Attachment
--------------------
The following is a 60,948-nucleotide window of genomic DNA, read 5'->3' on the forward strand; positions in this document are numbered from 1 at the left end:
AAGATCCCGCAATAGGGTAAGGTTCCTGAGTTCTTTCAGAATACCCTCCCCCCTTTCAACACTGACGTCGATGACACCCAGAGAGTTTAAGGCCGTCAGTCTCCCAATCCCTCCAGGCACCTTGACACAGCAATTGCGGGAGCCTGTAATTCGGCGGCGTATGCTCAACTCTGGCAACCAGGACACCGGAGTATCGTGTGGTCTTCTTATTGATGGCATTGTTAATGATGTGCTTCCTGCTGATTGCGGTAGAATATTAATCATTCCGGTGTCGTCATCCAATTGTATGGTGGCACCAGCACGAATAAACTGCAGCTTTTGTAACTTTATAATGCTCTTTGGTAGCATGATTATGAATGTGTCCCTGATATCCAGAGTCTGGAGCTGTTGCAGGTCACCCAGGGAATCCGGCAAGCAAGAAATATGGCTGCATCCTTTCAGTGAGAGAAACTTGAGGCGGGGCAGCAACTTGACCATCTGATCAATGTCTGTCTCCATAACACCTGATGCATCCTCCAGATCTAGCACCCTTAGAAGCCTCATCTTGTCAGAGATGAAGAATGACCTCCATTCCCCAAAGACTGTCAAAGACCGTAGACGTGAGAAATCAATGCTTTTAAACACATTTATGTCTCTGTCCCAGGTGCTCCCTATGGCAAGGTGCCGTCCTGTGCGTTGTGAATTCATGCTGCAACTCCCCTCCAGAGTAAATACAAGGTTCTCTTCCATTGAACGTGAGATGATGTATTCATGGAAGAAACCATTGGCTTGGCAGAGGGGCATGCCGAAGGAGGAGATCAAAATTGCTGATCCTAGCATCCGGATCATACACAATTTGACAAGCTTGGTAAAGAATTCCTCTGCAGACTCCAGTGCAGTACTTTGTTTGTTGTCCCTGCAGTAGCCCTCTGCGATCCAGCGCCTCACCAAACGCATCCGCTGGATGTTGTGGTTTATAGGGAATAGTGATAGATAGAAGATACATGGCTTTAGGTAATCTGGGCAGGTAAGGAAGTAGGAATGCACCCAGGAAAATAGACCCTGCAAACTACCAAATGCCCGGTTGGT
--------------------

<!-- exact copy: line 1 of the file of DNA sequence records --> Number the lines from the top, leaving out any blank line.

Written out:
The following is a 60,948-nucleotide window of genomic DNA, read 5'->3' on the forward strand; positions in this document are numbered from 1 at the left end: